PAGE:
Intense and Unyielding, SACRED GAMES Reveals a Gripping Tale Filled with Brutal Twists and Turns
Sartaj Singh, a Mumbai police officer, receives an anonymous phone call from a gangster who threatens to blow up the entire city. Amid the corrupt standards of Indian law enforcement begins a battle between a ‘nobody’ cop and ruthless gangster who perceives himself to be a God.
Directors: Anurag Kashyap, Vikramaditya Motwane
Cast: Saif Ali Khan, Nawazuddin Siddiqui, Neeraj Kabi, Aamir Bashir, Shalini Vatsa, Elnaaz Norouzi
Country: India, USA
Language: Hindi, Indian Sign Language, Marathi, English
Runtime: 60 minutes each episode
The first scene of Sacred Games shows a dog free-falling amidst high storeys, before painting the pavement red in front of a group of schoolgirls. It’s a bold note that immediately separates the series from the stereotypes of Indian media. Sacred Games does not exactly celebrate India as much as it employs a cold, honest – and its own way, loving – look at the country, carving out a spectacular noir based on the realities of racial tensions and deep-seated corruption. It was hard to stop at the first season’s halfway point for the purpose of this review.
Set in Mumbai, Sartaj Singh (Saif Ali Khan) is a down-and-out police officer struggling between his morals and a corrupt system. The series begins with Sartaj receiving a sinister phone call from Ganesh Gaitonde, a crime lord previously thought to be dead, threatening to blow up the city in 25 days. Each episode of Sacred Games bounces between the story of the incorruptible cop Sartaj trying to stop his city’s destruction while untangling its web of corruption, and flashbacks detailing Gaitonde’s ruthless rags-to-riches story.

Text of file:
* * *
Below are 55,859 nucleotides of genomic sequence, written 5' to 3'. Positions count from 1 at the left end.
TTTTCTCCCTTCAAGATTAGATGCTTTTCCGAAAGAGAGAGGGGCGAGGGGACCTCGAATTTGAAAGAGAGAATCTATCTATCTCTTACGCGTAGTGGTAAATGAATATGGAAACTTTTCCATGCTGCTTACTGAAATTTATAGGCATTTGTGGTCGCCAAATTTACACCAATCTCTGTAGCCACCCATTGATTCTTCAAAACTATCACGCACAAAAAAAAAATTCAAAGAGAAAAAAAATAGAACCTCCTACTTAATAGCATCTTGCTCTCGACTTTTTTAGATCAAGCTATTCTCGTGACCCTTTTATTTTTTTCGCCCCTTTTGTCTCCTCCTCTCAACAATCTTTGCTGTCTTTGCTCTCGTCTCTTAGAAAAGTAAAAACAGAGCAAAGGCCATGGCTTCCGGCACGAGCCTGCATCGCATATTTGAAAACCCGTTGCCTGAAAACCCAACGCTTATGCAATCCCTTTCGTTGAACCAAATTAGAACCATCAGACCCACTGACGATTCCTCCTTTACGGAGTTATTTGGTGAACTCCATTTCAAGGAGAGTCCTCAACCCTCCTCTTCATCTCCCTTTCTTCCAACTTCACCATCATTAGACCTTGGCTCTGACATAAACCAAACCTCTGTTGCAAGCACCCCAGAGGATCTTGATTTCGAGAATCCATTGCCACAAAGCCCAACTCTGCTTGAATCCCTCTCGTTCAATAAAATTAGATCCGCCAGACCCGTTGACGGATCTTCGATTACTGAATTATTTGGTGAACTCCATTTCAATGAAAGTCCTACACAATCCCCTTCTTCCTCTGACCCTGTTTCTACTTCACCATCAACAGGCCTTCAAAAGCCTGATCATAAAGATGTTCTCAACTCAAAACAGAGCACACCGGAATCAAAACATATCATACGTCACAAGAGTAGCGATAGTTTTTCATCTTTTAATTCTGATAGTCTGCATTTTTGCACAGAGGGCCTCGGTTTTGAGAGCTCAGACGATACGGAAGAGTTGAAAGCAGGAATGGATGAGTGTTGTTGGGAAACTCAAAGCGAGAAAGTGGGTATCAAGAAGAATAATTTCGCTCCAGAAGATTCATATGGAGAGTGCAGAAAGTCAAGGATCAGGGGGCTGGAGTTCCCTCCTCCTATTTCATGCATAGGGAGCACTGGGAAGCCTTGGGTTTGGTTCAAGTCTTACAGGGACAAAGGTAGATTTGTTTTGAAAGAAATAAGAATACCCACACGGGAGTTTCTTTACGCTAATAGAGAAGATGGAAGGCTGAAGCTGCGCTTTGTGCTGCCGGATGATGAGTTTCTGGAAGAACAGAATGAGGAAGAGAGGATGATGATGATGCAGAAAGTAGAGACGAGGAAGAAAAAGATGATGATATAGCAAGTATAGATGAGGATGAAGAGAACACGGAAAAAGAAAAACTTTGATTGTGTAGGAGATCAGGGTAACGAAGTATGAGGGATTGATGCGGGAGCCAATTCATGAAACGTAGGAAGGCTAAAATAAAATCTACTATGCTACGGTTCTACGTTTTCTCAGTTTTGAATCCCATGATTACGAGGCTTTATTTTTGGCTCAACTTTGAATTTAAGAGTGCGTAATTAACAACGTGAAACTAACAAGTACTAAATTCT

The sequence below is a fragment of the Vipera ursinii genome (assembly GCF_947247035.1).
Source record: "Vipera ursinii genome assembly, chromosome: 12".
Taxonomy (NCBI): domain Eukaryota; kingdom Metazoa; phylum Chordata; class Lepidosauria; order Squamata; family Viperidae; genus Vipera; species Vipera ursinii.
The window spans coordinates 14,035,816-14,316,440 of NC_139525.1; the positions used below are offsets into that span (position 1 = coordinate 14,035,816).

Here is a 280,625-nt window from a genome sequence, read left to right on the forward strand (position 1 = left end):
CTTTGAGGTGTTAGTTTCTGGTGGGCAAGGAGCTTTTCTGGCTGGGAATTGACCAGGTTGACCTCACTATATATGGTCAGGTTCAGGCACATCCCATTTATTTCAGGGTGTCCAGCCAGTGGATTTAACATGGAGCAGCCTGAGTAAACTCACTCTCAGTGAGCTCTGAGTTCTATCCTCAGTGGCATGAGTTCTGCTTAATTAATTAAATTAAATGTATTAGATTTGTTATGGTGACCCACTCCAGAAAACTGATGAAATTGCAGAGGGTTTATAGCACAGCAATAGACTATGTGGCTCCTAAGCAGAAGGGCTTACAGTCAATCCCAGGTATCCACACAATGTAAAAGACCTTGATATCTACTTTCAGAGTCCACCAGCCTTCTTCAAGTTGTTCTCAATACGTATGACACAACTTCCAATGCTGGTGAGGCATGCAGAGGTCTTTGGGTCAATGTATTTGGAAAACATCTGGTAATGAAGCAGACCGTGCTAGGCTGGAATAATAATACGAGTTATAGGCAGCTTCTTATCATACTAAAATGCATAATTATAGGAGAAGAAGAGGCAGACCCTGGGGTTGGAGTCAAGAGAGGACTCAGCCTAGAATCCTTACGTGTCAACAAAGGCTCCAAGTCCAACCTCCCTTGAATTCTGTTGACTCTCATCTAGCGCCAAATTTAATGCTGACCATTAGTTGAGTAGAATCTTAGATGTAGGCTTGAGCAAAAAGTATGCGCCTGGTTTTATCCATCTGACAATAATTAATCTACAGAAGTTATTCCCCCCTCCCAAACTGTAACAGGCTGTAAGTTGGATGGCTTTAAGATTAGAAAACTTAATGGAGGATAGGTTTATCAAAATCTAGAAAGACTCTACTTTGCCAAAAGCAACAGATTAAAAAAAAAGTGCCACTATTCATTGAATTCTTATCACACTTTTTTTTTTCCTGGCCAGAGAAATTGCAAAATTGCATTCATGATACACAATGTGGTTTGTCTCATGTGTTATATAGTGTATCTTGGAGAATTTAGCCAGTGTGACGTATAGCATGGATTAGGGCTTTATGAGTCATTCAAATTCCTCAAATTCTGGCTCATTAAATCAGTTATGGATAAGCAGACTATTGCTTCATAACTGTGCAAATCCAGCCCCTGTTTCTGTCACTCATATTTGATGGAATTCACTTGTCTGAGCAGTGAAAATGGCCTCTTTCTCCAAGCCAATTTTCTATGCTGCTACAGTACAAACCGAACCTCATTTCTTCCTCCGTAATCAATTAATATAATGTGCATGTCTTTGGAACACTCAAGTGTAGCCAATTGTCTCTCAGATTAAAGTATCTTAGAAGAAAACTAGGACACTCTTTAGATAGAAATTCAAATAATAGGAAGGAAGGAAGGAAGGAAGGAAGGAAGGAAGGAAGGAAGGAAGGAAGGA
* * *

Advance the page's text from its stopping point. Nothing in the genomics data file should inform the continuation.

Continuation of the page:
The skeleton of the series’ plot should be familiar to those more accustomed to Western media – the trope of the morally upright cop is well-trotted, while Gaitonde’s rise to infamy is as compelling as it was with Tony Montana and Tony Soprano. It’s a formula that has worked out for similar Netflix offerings such as Narcos.
Yet, I felt that the first Netflix commissioned series from India is far from the same affair splashed a new sheet of paint. Sacred Games stands out with how it intricately weaves religious themes, Indian history, and the sprawling city of Mumbai into its narrative, but also finds itself in company with genre greats due to its sheer quality.
Saif is suitably stoic while injecting intensity and emotional range into his lead role – more than engaging enough to be able to carry the show’s mystery forward. Meanwhile, Siddiqui does the heavy lifting in the series’ flashbacks as the gangster Gaitonde, with his cold demeanor and voice serving as its narration. Surrounding the two leads is its strong line-up of supporting characters. Standing out from the field is Neeraj Kabi’s deliciously sinister performance as DCP Parulkar, a hard-nosed crooked cop determined to keep the web of corruption intact.
All of their performances are complemented by the series’ gritty tone; characters feel vulnerable as they bleed and limp through its cutthroat world. Nobody is spared in the brutality. Characters are never passive and are forced to grow and adapt to their environments.
From the blocking of scenes to its variety of film techniques,I felt one of the main goals of the series’ cinematography is to bring Mumbai to life as a character of its own. Its faint street lights illuminate our leads’ paths while obscuring answers. The city’s cultural diversity stands out in its plot and is brought to life by the different living conditions of its characters. Streets and alleys can feel choking in its crowdedness yet are beautifully vibrant in its colours. Together with a punctuating soundtrack, the team does an outstanding job in bringing their points across.
Sacred Games is simply spectacular television that gives Netflix its purpose as more than just a streaming platform; it’s not a show that most traditional channels will pick up. Even if one were to tone down the violence and gore, Sacred Games still stands out with its unique themes and solid storytelling. It’s a show that should not be missed – just try not to watch it on the train home, lest you scar the auntie looking over your shoulders with all its blood and violence.
Catch Sacred Games on Netflix here.
Check back tomorrow for our interview with prolific Indian filmmaker and series co-director Anurag Kashyap!